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by Maureen A. Taylor

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# Sunday, 04 June 2017
3 Clues to Solve an Old Photo Mystery
Posted by Maureen



When a family member won't talk about a person in a picture, it makes you wonder why. It also leaves you with an unidentified family photo. 

Dale Wheeler's father never spoke about the woman in this photo. Dale has three possible identities for this young woman:
  • Julia Ann (Stewart) Wheeler (1853-1931)
  • Sarah (Cunningham) Linville (1842-1917)
  • Gertrude (Linville) Wheeler (1886-1924)

This colorized tintype contains clues that help narrow the time frame. 

  • The chair: Fringed photography studio chairs first appear in the mid-1860s.
  • Her clothing: The wide bow, heavy beads and belted waist suggest a date in the late 1860s to circa 1870. 

The tentative date for the image eliminates Gertrude Wheeler from consideration. Now take a good look at this woman's face and estimate how old she is.



This woman looks young. If this picture was taken in 1869, Julia Ann would be 16, and Sarah, 27. I think this image depicts Julia Ann. 

There is one other clothing clue that supports this conclusion—her hemline.



The skirt is short, not floor-length. This is a dress length worn by girls, not grown women.  

The provenance (history of ownership) of this image also needs to be confirmed, with these considerations in mind: 
  • Who is Julia Ann in relation to Dale's father? 
  • Dale's father was born in 1926 and would've been a toddler when Julia Ann died. Did he know her?
  • Do relatives have any photos known to be Julia Ann for comparison? 

In this case, the three clues of fashion, props and age suggest a identity for this woman.


Identify your old mystery family photos with these guides by Maureen A. Taylor:

  • Family Photo Detective: Learn How to Find Genealogy Clues in Old Photos and Solve Family Photo Mysteries
  • Fashionable Folks: Bonnets and Hats 1840-1900
  • Finding the Civil War in Your Family Album
  • Hairstyles 1840-1900
  • Photo-Organizing Practices
  • Preserving Your Family Photographs
  • Searching for Family History Photos: How to Get Them Now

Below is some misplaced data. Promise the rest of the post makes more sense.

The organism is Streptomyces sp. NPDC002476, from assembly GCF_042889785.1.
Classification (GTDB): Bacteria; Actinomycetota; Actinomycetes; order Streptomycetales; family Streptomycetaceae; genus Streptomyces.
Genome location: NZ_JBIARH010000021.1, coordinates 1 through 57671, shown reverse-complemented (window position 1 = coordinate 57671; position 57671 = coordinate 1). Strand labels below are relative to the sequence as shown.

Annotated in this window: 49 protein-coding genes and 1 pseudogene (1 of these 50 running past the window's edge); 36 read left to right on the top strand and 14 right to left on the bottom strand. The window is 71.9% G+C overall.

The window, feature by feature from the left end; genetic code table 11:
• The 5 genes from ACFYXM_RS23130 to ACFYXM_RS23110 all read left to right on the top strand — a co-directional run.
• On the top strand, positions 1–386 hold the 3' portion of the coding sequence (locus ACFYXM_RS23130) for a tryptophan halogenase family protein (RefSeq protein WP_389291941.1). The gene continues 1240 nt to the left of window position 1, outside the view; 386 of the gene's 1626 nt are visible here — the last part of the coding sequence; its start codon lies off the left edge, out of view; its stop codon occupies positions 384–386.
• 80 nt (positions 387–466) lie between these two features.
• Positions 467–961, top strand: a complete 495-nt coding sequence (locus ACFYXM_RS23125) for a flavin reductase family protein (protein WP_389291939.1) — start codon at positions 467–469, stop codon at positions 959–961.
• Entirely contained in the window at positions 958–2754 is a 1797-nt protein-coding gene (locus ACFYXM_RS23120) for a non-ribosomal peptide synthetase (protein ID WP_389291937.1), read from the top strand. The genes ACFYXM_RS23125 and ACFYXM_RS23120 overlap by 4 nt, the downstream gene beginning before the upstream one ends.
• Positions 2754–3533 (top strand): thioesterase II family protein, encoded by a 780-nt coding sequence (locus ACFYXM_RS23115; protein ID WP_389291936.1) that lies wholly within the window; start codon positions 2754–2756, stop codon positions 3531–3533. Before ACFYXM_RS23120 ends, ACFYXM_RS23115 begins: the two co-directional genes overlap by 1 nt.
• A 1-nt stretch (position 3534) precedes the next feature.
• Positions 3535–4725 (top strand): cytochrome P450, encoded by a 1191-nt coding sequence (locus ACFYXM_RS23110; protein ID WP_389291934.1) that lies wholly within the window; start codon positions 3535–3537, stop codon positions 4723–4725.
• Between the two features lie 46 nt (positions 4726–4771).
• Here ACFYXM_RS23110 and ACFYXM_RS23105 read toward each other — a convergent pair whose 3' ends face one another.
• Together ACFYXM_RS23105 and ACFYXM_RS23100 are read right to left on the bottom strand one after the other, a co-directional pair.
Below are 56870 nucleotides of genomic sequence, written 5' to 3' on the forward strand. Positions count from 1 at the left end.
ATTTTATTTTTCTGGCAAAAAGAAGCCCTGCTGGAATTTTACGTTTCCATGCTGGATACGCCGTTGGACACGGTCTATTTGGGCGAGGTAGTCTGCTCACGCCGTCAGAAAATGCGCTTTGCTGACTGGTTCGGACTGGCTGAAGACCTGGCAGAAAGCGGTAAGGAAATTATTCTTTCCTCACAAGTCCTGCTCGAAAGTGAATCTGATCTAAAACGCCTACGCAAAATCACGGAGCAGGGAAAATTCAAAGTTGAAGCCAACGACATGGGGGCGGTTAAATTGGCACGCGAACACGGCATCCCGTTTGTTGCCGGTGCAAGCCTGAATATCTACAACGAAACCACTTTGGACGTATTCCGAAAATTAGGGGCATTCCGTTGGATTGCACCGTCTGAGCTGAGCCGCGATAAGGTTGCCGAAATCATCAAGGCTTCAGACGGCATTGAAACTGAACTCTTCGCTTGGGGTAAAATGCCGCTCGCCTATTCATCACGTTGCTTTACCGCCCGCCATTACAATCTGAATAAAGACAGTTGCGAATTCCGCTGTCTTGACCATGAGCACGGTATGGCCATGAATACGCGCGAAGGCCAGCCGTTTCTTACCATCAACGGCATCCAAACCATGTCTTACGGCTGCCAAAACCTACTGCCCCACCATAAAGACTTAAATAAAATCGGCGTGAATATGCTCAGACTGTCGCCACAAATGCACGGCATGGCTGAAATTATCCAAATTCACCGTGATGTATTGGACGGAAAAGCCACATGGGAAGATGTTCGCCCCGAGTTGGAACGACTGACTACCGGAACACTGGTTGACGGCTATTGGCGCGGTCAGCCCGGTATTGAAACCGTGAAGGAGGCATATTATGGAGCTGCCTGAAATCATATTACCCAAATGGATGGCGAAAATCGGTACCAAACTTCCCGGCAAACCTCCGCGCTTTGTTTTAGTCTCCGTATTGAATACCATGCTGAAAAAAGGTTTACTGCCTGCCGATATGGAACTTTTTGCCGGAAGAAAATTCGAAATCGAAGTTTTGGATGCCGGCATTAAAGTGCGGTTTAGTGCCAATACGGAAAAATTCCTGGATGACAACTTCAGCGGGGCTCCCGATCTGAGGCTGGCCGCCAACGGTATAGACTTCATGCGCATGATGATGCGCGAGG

• Save
    1860s photos | Tintypes | women
    Sunday, 04 June 2017 14:37:06 (GMT Daylight Time, UTC+01:00)  #  Comments [2]
    Wednesday, 07 June 2017 08:28:25 (GMT Daylight Time, UTC+01:00)
    It is very interesting fact about this picture, I have never knew about it. I also have found some interesting fact about secrets, hidden in art works. Leonardo da Vinci’s painting, The Lady with an Ermine, was reworked twice before its final composition. According to BBC News, French engineer Pascal Cotte discovered that da Vinci changed the position of the lady’s forearm and only added her symbolic ermine to the third version of his work. Using the Layer Amplification Method (LAM), a technique he and his team invented, Cotte projected intense light onto the painting and measured its reflections with a multi-lens camera. “The LAM technique gives us the capability to peel the painting like an onion, removing the surface to see what’s happening inside and behind the different layers of paint,” explained Cotte to the BBC. The result? Turns out, da Vinci occasionally required a do-over. Or two.
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    Monday, 19 June 2017 07:17:13 (GMT Daylight Time, UTC+01:00)
    in case you recognize a few interesting reality or secrets related to artwork, please, percentage with me on my assignment writing internet site. i'm going to write some exciting article in this subject matter. thank you!
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